Institutions of the Constitution

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  • Created by: Law1133
  • Created on: 27-04-16 19:09

Basic Structure of the Constitution

Constitution = a parliamentary democracy

Who does the constitution comprise of?

Comprises the Queen as Head of State, the legislature (Parliament), the executive (Crown) and the judiciary 

Who is the source of all legal power? What can't they do?

The Crown is the source of all legal power but cannot make law, create courts, raise an army or impose taxes without consent of Parliament. 

What is the Multi-layered fragmented government model? 
Government powers are increasingly split between many different bodies both within the UK and outside the UK (EU). It is both a legal and a political model. The constitution is unitary since ultimately power is concentrated in the central legislature of Parliament. 

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The State

The UK has no legal concept of the state. - the nearest we have is the concept of the Crown. 

Sometimes, the state refers to the whole system of government.

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The Legislative Branch

What kind of lawmaking power does Parliament have? Unlimited.

Who makes primary law? The Queen in Parliament 

What is the limitation to this? The law must first be proposed by Parliament 

What is needed for all Acts of Parliament? Royal assent under convention. 

Who is Parliament comprised of? Non-elected House of Lords and elected House of Commons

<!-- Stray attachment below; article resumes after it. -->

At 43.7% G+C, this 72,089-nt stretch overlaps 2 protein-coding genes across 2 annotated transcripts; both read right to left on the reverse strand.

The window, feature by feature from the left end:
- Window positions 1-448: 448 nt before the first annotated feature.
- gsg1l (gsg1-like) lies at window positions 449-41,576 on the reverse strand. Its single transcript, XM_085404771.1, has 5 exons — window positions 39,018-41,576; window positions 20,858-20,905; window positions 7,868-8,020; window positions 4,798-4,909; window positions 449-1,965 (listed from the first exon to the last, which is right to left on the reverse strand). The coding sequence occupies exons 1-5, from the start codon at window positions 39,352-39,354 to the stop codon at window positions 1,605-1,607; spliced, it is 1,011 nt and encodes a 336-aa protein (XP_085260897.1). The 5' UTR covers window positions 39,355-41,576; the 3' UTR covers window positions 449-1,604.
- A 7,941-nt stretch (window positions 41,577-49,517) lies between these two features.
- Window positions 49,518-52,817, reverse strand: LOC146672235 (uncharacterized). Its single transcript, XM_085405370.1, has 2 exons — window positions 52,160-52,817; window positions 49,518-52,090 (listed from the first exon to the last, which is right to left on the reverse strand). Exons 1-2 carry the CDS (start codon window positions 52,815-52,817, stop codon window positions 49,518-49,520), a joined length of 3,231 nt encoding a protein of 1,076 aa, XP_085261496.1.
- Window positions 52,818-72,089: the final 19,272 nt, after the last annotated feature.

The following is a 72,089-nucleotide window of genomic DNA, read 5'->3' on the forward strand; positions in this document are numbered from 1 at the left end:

What are the three main functions of Parliament? 

  • Together with the Queen it is the primary legislature
  • Provides the government with money (taxes cannot be raised without the authoriy of Parliament. 
  • The executive is politically accountable to Parliament and ministers must appear before it to justify their actions.

Which is the superior house? House of Commons

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Political Parties

Are political parties required by law or convention?

There is no law or convention required for the existence of political parties and in law they are private associations.

How are leaders chosen? 

They are chosen under internal party arrangements, thus the party rather than the electorate chooses the prime minister (normally the leader of the largest party).

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The Executive Branch

Who is the core executive? 
The Crown - includes the Queen as its formal head, ministers (holders of political Offices) and civil servants.